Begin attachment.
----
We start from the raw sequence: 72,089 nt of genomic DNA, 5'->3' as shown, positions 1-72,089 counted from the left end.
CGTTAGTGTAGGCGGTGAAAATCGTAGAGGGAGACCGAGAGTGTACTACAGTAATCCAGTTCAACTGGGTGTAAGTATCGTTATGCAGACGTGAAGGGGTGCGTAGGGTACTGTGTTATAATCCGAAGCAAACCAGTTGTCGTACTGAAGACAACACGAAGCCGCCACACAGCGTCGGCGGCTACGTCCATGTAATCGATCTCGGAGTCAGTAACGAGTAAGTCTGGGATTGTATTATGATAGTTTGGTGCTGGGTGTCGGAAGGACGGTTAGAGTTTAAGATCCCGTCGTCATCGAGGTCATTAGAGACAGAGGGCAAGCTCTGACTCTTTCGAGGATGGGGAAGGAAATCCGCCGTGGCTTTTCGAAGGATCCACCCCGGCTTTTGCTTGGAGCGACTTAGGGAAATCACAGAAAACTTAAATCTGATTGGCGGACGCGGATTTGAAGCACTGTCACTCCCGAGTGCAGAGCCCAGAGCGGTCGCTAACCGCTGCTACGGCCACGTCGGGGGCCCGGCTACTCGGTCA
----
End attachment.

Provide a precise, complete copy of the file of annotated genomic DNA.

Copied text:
We start from the raw sequence: 72,089 nt of genomic DNA, 5'->3' as shown, positions 1-72,089 counted from the left end.
CGTTAGTGTAGGCGGTGAAAATCGTAGAGGGAGACCGAGAGTGTACTACAGTAATCCAGTTCAACTGGGTGTAAGTATCGTTATGCAGACGTGAAGGGGTGCGTAGGGTACTGTGTTATAATCCGAAGCAAACCAGTTGTCGTACTGAAGACAACACGAAGCCGCCACACAGCGTCGGCGGCTACGTCCATGTAATCGATCTCGGAGTCAGTAACGAGTAAGTCTGGGATTGTATTATGATAGTTTGGTGCTGGGTGTCGGAAGGACGGTTAGAGTTTAAGATCCCGTCGTCATCGAGGTCATTAGAGACAGAGGGCAAGCTCTGACTCTTTCGAGGATGGGGAAGGAAATCCGCCGTGGCTTTTCGAAGGATCCACCCCGGCTTTTGCTTGGAGCGACTTAGGGAAATCACAGAAAACTTAAATCTGATTGGCGGACGCGGATTTGAAGCACTGTCACTCCCGAGTGCAGAGCCCAGAGCGGTCGCTAACCGCTGCTACGGCCACGTCGGGGGCCCGGCTACTCGGTCA